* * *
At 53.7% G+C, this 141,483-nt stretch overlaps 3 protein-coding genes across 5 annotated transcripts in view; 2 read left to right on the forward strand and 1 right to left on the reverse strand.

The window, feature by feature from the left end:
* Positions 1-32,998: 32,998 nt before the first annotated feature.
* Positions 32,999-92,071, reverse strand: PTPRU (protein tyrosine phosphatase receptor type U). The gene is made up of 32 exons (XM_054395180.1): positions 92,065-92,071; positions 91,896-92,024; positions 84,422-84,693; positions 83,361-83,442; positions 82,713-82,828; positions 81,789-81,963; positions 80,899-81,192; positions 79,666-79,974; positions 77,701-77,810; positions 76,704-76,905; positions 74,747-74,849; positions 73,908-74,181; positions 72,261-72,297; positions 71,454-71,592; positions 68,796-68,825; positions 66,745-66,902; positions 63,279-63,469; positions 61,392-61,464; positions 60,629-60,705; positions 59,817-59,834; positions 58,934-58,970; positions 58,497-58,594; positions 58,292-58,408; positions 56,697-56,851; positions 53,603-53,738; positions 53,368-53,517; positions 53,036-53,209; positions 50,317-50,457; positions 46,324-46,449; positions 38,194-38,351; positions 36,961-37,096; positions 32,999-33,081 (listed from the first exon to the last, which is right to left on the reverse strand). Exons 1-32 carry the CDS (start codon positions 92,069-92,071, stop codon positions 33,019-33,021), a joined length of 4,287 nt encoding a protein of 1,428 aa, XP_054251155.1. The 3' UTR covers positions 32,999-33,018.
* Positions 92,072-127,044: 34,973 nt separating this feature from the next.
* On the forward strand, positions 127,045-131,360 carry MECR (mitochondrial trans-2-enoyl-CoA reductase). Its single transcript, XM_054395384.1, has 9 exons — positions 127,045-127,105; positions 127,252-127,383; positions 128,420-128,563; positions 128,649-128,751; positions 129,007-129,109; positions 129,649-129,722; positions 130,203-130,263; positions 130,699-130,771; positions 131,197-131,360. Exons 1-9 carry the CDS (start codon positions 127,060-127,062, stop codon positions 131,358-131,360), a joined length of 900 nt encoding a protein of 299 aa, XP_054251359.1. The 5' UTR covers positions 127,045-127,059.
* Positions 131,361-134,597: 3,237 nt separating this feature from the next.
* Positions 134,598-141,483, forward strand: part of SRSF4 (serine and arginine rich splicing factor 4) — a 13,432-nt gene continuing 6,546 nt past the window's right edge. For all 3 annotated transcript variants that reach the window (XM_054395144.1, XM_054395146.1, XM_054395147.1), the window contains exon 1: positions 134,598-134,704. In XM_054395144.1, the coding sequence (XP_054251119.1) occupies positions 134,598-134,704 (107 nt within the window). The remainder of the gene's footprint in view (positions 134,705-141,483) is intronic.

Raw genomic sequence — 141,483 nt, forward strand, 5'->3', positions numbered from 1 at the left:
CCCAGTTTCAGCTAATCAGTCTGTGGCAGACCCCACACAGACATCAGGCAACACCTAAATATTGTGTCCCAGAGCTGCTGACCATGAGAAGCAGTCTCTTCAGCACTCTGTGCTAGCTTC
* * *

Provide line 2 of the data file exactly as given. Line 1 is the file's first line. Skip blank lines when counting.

The window, feature by feature from the left end: